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New Resources to Support a New Perspective

There has been a lot of excitement lately in the news about the importance of teaching students to code, but in the midst of all the excitement, many students, parents and teachers have been turning to single dimension solutions that entail learning to program separate from the underlying pedagogy of computational thinking and creative problem solving. As a computer science teacher, I am thrilled by the renewed interested in coding, however, it is not enough.

When I began teaching computer science, over six year ago at Fraser Woods Montessori (FWM) School in Newtown, CT, my initial approach was to focus my energy and my students' learning on the mechanics of programming. However, my recent switch this past August, to the University of Chicago Laboratory Schools (Lab), where I am now teaching computer science (for graders 5th & 6th) has prompted me to rethink my educational philosophy and goals to focus on computational best practices.

Originally, when I began incorporating programming into my curriculum at FWM, I did not think beyond the acquisition of programming skills. My lessons simply focused on teaching a variety of different programming languages (i.e. Scratch, App Inventor and HTML). So when I started developing my curriculum for Lab, my initial approach was to simply adopt those lessons from my old school. As the school year began to unfold, I realized that I wanted my students to understand and internalize so much more. According to the Partnership for the 21st Century, "A focus on creativity, critical thinking, communication and collaboration is essential to prepare students for the future". I had examined these skills in the past, written about them, and even referred to them in conversations with fellow faculty and administrators, but I had never truly internalized them.

At first I had no idea where to begin my quest to re-design my curriculum. Thankfully, I was not alone. Conversations with Baker Franke, Marty Billingsly and Karen Putman, colleagues and fellow computer science teachers at Lab, helped me find a starting point. It seemed that the curriculum I was seeking could be found in established high school computer science syllabi. One such program, "Exploring Computer Science", developed by Joanna Goode from the University of Oregon, and Gail Chapman from the University of California, Los Angeles proved to be an excellent resource. The goal of Exploring Computer Science "to develop in students the computational practices of algorithm development, problem solving and programming within the context of problems that are relevant to the lives of today's students" satisfied my desire to make my class more about computer science than about computer programming. In particular the pedagogical approach of ECS, which aligns with Linda Darling-Hammond's 2007 book, Powerful Learning: What we Know About Teaching for Understanding is exactly where I hope to be at some point in the future with my own curriculum.

Specifically the ideals of:

  • Creating ambitious and meaningful tasks that reflect how knowledge is used in the field;
  • Engaging students in, so that they apply and test what they know; and
  • Encouraging strategic and metacognitive thinking, so that students can learn to evaluate and guide their own learning.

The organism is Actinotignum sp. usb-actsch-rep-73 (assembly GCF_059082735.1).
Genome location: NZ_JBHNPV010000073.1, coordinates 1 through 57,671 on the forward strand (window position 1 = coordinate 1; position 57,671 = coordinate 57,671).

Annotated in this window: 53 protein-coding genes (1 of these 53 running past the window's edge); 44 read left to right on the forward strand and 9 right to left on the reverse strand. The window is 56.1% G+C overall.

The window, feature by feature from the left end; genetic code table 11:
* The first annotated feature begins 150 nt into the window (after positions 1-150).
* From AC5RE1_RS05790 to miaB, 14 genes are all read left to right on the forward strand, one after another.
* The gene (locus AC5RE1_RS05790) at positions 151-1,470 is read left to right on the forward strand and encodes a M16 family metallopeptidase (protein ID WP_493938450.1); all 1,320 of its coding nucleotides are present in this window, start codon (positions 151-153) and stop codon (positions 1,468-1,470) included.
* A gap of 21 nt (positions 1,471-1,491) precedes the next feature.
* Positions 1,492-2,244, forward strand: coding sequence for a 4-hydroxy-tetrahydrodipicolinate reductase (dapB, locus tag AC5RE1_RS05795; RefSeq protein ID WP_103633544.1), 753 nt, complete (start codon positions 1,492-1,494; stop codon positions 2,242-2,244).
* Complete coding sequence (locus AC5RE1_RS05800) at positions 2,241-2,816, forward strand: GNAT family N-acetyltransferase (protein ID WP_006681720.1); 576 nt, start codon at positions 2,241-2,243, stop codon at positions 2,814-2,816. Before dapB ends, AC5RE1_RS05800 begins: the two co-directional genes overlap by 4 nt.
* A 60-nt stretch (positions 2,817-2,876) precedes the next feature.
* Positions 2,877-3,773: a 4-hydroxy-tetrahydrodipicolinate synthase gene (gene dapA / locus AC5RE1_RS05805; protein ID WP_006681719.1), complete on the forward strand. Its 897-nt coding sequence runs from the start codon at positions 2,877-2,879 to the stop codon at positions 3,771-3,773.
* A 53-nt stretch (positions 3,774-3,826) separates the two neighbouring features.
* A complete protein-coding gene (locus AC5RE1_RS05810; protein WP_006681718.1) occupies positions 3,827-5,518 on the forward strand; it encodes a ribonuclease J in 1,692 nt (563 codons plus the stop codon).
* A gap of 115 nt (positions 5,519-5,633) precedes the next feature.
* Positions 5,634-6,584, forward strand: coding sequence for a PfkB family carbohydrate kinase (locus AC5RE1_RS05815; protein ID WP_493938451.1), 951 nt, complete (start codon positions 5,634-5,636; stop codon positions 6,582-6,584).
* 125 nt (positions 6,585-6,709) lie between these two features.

• While, I am still in the process of reviewing the material and looking for those pieces that would be best suited for the middle school classroom, I am confident that the curriculum's three unifying themes:

    (1) the creative nature of computing,
    (2) technology as a tool for solving problems, and
    (3) the relevance of computer science and its impact on society

    are perfect for my students.

    Another curriculum that I recently discovered is the work on Pair programming from ETR's Youth and Technology department. This was an ideal addition as I was looking for ways to incorporate collaboration into my lessons. According to the Partnership for the 21st Century, collaboration is an essential skill for all students. Including Pair Programming into my curriculum allowed my students to experience "shared responsibility for collaborative work, and learn to value the individual contributions made by" each person. Besides developing social skills, working in pairs has been demonstrated to increase confidence, satisfaction and the enjoyment in the experience of programming, it has also been shown to increase learning, investment and interest in programming for both boys and girls. Recent self-reflection from my students confirmed these findings. My students were not only learning how to program, but also learning the benefits of shared responsibility. They definitely agreed that two heads are better than one.

    I have only been at my new school for a little over two months. It is hard to believe that so little time has actually passed since I have learned so much. But, my learning, as well as that of my students, as really only just begun. I have more curriculum to explore, more books to read, and many more rewarding conversations to enjoy. The next 10 months promises to be an amazing journey.

    Exploring Computer Science - http://www.exploringcs.org/curriculum.
    Scratch Ed - http://scratched.media.mit.edu/
    ETR's Youth and Technology Department (www.etr.org/youthandit/resources.html).
    NCWIT's Pair Programming in a box - http://www.ncwit.org/resources/pair-programming-box-power-collaborative-learning

    Patrice Gans
    CSTA K-8 Representative

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